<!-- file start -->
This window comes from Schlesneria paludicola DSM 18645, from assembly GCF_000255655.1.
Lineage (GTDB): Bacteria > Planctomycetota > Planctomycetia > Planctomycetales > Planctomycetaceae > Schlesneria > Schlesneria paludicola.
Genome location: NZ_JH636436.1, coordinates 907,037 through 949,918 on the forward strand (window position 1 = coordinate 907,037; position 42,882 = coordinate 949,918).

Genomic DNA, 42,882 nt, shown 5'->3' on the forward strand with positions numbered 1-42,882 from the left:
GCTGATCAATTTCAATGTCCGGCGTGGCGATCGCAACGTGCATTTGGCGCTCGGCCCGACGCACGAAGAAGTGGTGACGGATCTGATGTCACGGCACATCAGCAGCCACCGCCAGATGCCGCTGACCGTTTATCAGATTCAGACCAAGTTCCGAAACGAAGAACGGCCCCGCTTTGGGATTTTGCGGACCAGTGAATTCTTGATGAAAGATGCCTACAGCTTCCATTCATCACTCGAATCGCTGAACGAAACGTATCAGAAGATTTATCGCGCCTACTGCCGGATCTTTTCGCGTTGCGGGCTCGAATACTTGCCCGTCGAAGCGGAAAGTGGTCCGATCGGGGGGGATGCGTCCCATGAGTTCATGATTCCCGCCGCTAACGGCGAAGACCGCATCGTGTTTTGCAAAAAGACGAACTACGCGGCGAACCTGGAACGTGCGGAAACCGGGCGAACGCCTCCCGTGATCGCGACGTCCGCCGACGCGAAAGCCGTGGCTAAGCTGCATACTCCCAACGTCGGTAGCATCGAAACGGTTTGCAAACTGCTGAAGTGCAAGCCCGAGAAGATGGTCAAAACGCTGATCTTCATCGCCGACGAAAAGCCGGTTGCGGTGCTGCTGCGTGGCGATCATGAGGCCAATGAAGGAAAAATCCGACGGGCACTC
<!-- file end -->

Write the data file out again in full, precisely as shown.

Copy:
This window comes from Schlesneria paludicola DSM 18645, from assembly GCF_000255655.1.
Lineage (GTDB): Bacteria > Planctomycetota > Planctomycetia > Planctomycetales > Planctomycetaceae > Schlesneria > Schlesneria paludicola.
Genome location: NZ_JH636436.1, coordinates 907,037 through 949,918 on the forward strand (window position 1 = coordinate 907,037; position 42,882 = coordinate 949,918).

Genomic DNA, 42,882 nt, shown 5'->3' on the forward strand with positions numbered 1-42,882 from the left:
GCTGATCAATTTCAATGTCCGGCGTGGCGATCGCAACGTGCATTTGGCGCTCGGCCCGACGCACGAAGAAGTGGTGACGGATCTGATGTCACGGCACATCAGCAGCCACCGCCAGATGCCGCTGACCGTTTATCAGATTCAGACCAAGTTCCGAAACGAAGAACGGCCCCGCTTTGGGATTTTGCGGACCAGTGAATTCTTGATGAAAGATGCCTACAGCTTCCATTCATCACTCGAATCGCTGAACGAAACGTATCAGAAGATTTATCGCGCCTACTGCCGGATCTTTTCGCGTTGCGGGCTCGAATACTTGCCCGTCGAAGCGGAAAGTGGTCCGATCGGGGGGGATGCGTCCCATGAGTTCATGATTCCCGCCGCTAACGGCGAAGACCGCATCGTGTTTTGCAAAAAGACGAACTACGCGGCGAACCTGGAACGTGCGGAAACCGGGCGAACGCCTCCCGTGATCGCGACGTCCGCCGACGCGAAAGCCGTGGCTAAGCTGCATACTCCCAACGTCGGTAGCATCGAAACGGTTTGCAAACTGCTGAAGTGCAAGCCCGAGAAGATGGTCAAAACGCTGATCTTCATCGCCGACGAAAAGCCGGTTGCGGTGCTGCTGCGTGGCGATCATGAGGCCAATGAAGGAAAAATCCGACGGGCACTC